24 May 2008

Pattern is real

No single chemical reaction is life, but you are alive. Every chemical compound, every element, every individual reaction, exists independent of life.
The thing that makes life is simply the organization of those chemical reactions, so that they—pretty much entirely, though the interactions get complicated—make copies of themselves.

The life we have now is, without exception, the result of life that got copies of itself into the future; this is where the competition and the "nature red in tooth and claw" comes into it. It's also where the co-operation in groups comes into it; you and I are multi-cellular life, with many individually specialized cells and all sorts of pattern-copies from other organisms and, way back there, very probably the merging of different organisms to get the eukaryotic cell. But the essential thing is that patterns of organization are subject to selection based not on inherent efficiency or elegance but how well they do in the context of a great many other patterns of organization.

Unless you really need to find the breath of God in this somewhere, none of this is the least bit controversial; the thing that makes dirt and air and water into life is the specific organization of the dirt and air and water.

The same thing applies to social organizations; they compete with one another to get copies of themselves into the future. The mutation rate is higher, the way the patterns are created is relatively free of heredity, but we can still look at the organizations of human social co-operation and see that they have births and deaths and descent with modification, and are recognizable as themselves between the birth-analog and the death-analog.

So now I get to the 'just what is going on with the Chinese Communist Party" question, where some notice has been given to how this allegedly (and actually) autocratic and absolutist organization with a poor human rights record is doing such a good job of disaster relief, while the US government did such a very bad job of this with New Orleans.

The answer to this is (I think) pretty obvious; the Chinese Communist Party considers everybody in China to be part of the organization; they may be awkward, problematic, in need of education, and so on, but they are all minimally subject to the Party; there isn't anybody outside of that span of responsibility. This isn't true of the current US administration; it's scope of belonging is very narrowly defined by questions of wealth and belief. So there's the idea of responsibility in the one case, and not in the other.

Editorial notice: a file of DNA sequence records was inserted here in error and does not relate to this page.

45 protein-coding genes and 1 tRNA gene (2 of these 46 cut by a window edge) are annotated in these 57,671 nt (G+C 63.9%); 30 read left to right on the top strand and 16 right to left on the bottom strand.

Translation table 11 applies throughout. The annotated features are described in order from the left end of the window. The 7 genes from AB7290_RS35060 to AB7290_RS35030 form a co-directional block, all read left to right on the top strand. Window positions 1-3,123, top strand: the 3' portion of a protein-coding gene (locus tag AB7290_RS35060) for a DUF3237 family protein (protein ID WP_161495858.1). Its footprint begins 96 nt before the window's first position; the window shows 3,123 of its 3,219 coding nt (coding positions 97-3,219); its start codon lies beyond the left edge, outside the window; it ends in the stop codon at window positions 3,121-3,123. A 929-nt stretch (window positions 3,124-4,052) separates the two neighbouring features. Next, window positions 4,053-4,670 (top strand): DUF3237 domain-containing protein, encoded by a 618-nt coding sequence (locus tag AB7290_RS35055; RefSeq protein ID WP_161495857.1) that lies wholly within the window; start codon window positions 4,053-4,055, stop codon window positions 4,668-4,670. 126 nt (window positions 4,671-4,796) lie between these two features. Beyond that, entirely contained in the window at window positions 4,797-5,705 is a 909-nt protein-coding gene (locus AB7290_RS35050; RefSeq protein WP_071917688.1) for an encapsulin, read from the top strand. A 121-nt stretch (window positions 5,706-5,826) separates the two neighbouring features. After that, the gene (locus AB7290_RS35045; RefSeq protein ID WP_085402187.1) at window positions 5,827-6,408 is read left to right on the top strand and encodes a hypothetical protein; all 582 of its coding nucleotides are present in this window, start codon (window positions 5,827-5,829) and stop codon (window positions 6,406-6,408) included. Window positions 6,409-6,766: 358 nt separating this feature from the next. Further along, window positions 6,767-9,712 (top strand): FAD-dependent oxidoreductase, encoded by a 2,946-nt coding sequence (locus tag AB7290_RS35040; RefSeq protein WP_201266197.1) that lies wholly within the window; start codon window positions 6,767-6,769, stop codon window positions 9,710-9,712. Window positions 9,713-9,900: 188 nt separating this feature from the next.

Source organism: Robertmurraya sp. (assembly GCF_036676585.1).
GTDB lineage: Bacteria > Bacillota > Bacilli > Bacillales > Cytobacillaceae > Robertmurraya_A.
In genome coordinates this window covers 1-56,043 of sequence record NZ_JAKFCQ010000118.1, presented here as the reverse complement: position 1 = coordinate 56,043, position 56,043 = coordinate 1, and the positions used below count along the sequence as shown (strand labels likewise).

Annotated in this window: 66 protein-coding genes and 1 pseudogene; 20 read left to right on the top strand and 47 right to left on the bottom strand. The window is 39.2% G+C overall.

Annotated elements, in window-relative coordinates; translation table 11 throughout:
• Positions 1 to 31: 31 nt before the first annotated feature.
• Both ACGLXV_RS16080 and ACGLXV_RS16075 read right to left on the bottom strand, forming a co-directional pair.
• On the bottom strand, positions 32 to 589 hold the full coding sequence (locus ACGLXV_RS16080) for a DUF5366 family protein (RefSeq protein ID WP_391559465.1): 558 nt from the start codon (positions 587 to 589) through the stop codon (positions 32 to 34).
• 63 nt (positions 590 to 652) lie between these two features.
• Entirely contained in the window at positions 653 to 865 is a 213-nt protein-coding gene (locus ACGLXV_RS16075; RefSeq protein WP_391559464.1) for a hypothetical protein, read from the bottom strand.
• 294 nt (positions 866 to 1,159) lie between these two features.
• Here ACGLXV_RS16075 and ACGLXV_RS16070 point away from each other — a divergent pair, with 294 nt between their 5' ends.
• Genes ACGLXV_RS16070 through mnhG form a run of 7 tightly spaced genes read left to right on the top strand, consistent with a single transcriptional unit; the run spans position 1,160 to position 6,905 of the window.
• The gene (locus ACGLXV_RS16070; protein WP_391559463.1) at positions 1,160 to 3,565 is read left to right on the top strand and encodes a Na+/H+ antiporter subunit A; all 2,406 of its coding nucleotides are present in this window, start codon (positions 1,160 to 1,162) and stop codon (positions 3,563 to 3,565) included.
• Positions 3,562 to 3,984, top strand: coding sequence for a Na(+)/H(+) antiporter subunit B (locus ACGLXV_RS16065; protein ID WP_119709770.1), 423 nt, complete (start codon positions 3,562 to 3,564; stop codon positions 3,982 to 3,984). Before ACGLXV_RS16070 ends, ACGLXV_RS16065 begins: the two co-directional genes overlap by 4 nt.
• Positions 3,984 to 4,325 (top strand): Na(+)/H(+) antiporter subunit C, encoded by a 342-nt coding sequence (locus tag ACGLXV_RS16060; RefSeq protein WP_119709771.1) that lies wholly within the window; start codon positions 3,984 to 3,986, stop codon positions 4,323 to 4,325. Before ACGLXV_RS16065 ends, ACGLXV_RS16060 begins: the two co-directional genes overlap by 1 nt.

The other part of the answer is that the Chinese Communist Party has—just—the living memory of the Long March, and the deep-seated cultural awareness after two centuries of horrible wars and foreign occupation, that everything can always be lost.

The US? Not at all; they have a national myth of victory, of being the good guys, of always winning. It does not occur as a normal part of their discourse to notice that they can cease to exist. So disasters are by definition temporary setbacks; the government cannot lose legitimacy, there will be no rebellion in the provinces, and lasting doom will not occur. Nobody in China believes that; what little information in English comes out seems to suggest that the wide majority are completely terrified of that happening, however variously likely they regard the possibility as being, and so willing to accept a great deal of autocracy as a trade off towards making sure that doesn't happen again.

Leaving aside the actual Sauron-cuddling moral status of the USG, and going with the public myth of being the good guys, this is the difference; morals don't matter, but the pattern of organization sure does, and if you know you cannot fall, are eternal and immortal and dwell in the special favour of God, nothing is urgent, because nothing carries with it the risk of death. (Or truly meaningful loss.)

So, really, it's all about patterns of organization and how well they do in competition with each other; the trick, if you like individual human rights, is to come up with a stable pattern of organization that supports those individual rights and out-competes those patterns of organization which do not.

How do you out-compete a meritocratic autocracy that's figured out—conceptually, though the implementation struggles—the rule of law?

Not a trivial problem.

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